Yes, you should have asked what kind of PC it was before telling him to just go buy a graphic card. And no, not all PCs are ready or capable of handling a new full size graphic card.
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March 4, 2012 9:09:33 PM

it is a new pc from walmart. It is a no name brand, pretty risky, i know. But every single review out of 60 was almost 5 stars. 16 gb ram, intel core i5 2320, 2tb harddrive.
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Anonymous
a b U Graphics card
March 5, 2012 5:42:43 AM

deadlockedworld said:
Yes, you should have asked what kind of PC it was before telling him to just go buy a graphic card. And no, not all PCs are ready or capable of handling a new full size graphic card.


as long as he has the psu and the tower it can handle anything sorry.he already mentioned he had a big tower enough to handle a large gpu.All that was left was the psu in which he said he was buying.I never said they were all ready but they ALL can be upgraded.
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Anonymous
a b U Graphics card
March 5, 2012 5:47:53 AM

aupad said:
it is a new pc from walmart. It is a no name brand, pretty risky, i know. But every single review out of 60 was almost 5 stars. 16 gb ram, intel core i5 2320, 2tb harddrive.
thats a decent cpu your not limited to anything you throw at it gpu wize as long as your power supply can handle it,in which you said you were getting a good one.I would look at psu requirements for whatever graphics card you decide to pickup
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a b U Graphics card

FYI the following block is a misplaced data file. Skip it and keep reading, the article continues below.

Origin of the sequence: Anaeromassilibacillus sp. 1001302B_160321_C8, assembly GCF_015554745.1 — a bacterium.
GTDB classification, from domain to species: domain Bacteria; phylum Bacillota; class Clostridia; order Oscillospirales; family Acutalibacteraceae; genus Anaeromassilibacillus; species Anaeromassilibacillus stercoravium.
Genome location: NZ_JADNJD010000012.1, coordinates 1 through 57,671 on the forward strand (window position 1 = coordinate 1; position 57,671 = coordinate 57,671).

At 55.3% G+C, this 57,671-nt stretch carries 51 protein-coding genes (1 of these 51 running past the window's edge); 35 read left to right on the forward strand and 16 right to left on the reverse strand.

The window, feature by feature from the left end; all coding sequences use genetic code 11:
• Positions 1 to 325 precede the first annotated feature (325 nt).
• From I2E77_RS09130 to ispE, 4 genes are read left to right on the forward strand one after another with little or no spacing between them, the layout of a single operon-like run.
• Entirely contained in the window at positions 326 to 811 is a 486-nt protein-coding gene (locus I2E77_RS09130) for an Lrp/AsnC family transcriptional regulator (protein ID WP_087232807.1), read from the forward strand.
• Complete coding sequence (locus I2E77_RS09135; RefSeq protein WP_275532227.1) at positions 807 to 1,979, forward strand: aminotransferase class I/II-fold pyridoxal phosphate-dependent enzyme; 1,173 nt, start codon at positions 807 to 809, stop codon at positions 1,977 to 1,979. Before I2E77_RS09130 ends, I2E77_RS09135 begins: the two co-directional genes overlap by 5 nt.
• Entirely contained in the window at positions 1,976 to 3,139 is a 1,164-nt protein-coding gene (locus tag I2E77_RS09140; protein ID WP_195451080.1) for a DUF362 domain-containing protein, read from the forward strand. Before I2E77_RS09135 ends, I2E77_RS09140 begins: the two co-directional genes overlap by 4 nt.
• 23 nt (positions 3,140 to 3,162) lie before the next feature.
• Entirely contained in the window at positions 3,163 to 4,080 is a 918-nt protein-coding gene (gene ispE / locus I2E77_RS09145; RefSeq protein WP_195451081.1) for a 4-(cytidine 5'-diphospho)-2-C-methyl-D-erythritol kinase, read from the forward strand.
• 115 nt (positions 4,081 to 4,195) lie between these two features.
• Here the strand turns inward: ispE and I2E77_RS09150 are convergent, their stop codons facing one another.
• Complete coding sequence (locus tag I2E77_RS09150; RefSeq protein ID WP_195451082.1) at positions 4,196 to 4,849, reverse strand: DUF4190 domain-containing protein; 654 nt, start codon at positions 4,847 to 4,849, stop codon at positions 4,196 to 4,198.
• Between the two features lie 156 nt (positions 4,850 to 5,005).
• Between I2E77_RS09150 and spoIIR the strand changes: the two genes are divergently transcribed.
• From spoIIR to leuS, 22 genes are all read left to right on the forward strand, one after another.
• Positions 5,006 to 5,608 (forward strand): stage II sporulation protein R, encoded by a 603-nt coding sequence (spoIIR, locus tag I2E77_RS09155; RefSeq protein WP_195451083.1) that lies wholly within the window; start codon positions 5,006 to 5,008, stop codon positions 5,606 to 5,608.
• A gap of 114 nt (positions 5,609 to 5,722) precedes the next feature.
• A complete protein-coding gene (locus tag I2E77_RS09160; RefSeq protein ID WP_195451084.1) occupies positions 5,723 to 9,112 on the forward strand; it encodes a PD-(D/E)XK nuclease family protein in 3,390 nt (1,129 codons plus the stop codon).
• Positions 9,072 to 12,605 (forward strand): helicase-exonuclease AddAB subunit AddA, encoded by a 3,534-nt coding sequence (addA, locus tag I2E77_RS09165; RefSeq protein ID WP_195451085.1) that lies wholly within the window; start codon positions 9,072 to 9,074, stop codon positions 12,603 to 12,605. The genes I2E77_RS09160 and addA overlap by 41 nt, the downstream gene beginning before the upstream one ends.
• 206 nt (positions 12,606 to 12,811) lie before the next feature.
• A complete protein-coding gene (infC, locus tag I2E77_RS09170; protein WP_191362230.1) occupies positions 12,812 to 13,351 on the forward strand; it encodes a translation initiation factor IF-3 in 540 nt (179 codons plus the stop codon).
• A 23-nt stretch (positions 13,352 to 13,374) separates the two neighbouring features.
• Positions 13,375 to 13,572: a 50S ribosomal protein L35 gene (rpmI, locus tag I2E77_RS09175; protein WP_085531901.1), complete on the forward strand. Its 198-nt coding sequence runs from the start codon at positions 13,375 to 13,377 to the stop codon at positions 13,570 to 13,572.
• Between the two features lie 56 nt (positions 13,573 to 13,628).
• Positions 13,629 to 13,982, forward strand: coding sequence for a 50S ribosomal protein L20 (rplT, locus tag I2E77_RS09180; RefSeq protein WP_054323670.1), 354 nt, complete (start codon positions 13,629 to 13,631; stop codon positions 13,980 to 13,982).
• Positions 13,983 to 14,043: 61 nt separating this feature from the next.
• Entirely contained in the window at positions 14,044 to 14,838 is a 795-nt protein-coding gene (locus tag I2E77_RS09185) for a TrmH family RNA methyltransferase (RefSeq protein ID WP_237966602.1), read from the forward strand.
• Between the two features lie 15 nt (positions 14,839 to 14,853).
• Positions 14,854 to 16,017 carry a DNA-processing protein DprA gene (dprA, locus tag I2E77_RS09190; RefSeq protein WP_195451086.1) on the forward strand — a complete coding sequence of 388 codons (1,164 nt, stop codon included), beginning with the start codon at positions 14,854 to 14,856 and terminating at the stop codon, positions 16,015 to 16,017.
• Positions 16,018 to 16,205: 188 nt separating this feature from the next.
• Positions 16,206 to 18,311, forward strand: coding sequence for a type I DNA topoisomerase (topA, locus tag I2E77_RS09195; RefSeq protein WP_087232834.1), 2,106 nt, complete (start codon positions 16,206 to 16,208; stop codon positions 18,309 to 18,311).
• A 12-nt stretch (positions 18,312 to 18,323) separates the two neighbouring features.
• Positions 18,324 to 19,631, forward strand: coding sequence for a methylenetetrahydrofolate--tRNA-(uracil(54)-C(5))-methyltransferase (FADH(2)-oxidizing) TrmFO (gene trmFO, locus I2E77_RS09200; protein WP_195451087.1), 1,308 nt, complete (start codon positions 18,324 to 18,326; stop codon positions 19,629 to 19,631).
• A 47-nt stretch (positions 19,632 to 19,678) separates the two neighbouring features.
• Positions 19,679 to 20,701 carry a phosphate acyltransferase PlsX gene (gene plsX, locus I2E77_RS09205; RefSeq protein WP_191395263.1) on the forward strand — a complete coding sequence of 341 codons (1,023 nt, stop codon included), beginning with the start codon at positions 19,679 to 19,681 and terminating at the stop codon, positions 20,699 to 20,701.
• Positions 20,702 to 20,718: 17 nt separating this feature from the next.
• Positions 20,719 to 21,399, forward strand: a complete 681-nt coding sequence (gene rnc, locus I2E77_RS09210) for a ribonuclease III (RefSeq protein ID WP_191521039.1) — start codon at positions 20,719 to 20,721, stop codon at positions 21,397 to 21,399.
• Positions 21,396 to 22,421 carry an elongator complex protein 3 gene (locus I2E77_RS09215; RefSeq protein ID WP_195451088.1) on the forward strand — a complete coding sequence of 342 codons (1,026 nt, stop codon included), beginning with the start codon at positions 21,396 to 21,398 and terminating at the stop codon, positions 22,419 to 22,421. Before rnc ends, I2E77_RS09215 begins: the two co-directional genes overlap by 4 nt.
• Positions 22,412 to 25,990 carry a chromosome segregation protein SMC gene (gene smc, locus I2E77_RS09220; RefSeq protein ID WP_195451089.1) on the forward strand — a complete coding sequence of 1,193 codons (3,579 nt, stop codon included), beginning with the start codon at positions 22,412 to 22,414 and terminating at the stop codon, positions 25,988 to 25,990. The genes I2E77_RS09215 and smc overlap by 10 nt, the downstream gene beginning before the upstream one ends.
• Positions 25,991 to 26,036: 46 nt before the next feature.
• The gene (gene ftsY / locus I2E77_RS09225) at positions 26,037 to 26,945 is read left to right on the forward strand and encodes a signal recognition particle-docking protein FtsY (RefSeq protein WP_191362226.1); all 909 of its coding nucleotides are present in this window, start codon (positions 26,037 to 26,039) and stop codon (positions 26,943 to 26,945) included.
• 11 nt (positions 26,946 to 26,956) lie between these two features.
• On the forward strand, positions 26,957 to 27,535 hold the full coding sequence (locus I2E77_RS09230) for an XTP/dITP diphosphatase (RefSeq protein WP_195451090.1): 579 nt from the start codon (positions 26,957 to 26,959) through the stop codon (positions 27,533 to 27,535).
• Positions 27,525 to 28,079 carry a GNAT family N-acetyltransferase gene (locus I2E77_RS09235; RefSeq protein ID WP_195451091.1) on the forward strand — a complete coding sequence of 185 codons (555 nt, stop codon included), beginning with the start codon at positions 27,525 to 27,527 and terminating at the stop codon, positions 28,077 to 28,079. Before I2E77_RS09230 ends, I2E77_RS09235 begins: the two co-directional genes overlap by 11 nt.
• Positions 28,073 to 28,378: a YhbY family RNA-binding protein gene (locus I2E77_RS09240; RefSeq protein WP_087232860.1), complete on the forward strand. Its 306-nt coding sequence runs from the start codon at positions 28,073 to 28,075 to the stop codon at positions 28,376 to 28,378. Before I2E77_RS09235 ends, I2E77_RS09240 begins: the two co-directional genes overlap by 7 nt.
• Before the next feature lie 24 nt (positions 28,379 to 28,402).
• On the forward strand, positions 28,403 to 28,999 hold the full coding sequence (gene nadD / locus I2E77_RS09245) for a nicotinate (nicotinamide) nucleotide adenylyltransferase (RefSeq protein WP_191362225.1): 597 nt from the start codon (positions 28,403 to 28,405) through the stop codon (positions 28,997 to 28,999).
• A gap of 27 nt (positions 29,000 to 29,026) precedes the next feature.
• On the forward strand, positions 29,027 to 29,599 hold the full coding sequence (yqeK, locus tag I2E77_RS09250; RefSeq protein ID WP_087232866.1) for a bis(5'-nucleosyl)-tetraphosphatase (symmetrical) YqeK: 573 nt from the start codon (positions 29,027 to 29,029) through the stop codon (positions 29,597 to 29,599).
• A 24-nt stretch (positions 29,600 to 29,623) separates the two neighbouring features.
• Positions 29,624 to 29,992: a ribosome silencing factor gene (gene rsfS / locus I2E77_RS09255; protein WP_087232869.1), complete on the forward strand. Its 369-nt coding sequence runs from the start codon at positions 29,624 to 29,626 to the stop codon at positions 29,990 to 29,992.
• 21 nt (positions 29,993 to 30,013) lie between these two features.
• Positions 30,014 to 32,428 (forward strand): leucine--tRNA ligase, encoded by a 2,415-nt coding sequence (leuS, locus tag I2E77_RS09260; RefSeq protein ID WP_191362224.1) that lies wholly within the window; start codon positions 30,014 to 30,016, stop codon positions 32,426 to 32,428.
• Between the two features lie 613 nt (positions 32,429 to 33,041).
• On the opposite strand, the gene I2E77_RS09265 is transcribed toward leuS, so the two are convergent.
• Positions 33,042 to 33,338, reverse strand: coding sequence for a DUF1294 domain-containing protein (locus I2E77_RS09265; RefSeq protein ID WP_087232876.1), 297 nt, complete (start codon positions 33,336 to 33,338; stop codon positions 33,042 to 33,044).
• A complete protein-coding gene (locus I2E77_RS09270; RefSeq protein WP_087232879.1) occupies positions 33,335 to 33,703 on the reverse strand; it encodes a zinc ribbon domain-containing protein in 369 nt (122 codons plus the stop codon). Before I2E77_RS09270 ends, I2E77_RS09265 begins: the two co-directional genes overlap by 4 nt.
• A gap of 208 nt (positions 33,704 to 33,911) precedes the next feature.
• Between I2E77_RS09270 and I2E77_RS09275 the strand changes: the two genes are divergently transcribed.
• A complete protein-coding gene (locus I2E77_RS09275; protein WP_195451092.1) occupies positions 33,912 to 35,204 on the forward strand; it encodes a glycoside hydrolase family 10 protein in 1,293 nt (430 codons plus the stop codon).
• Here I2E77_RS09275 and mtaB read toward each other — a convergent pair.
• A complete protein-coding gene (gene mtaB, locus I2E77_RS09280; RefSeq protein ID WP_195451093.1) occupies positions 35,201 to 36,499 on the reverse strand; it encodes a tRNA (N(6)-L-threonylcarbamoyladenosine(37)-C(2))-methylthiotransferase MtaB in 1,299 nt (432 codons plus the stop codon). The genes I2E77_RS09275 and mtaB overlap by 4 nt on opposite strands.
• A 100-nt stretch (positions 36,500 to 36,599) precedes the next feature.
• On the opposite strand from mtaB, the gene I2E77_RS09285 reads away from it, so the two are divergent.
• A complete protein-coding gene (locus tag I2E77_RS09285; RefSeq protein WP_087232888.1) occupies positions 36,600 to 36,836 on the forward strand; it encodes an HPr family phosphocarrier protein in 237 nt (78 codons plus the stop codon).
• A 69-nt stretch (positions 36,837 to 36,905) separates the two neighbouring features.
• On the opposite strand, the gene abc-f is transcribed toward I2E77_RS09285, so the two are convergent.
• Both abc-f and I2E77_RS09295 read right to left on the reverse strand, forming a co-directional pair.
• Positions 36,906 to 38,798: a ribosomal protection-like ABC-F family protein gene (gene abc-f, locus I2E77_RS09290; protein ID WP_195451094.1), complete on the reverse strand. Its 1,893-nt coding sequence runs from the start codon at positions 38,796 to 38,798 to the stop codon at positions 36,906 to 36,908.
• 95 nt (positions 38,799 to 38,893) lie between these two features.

March 5, 2012 9:56:20 PM

aupad said:
it is a new pc from walmart. It is a no name brand, pretty risky, i know. But every single review out of 60 was almost 5 stars. 16 gb ram, intel core i5 2320, 2tb harddrive.


Your overall plan seems good to me. The processor is Intel, so they cant really cut corners there! The power supply is where no-names usually cut corners - and you are replacing that.

You want to purchase your graphic card online -- because graphic card models change so quickly, no stores can really compete with newegg.com on prices and are often left selling older cards at high prices. If you outline your price range we can provide input on the card. You can also scan tom's "best graphics card for the money" articles which are very informative for a new buyer.

When purchasing a power supply don't get caught up focusing on getting the most wattage for the money. Many new buyers do, but it is actually the brand/manufacturer that matters most on this part -- because reliability is the #1 concern. You will notice that the brands I highlighted above typically have better and longer warranties than some other brands -- this is another sign that they take quality seriously. Also, FYI - Most graphic card manufacturers assume you have a lower quality power supply, so they recommend more wattage than is actually necessary in order to insure a large safety margin. A brand-name, high quality 500w power supply can run almost any card with no problem. Higher wattage is intended for overclocking and multiple power supplies.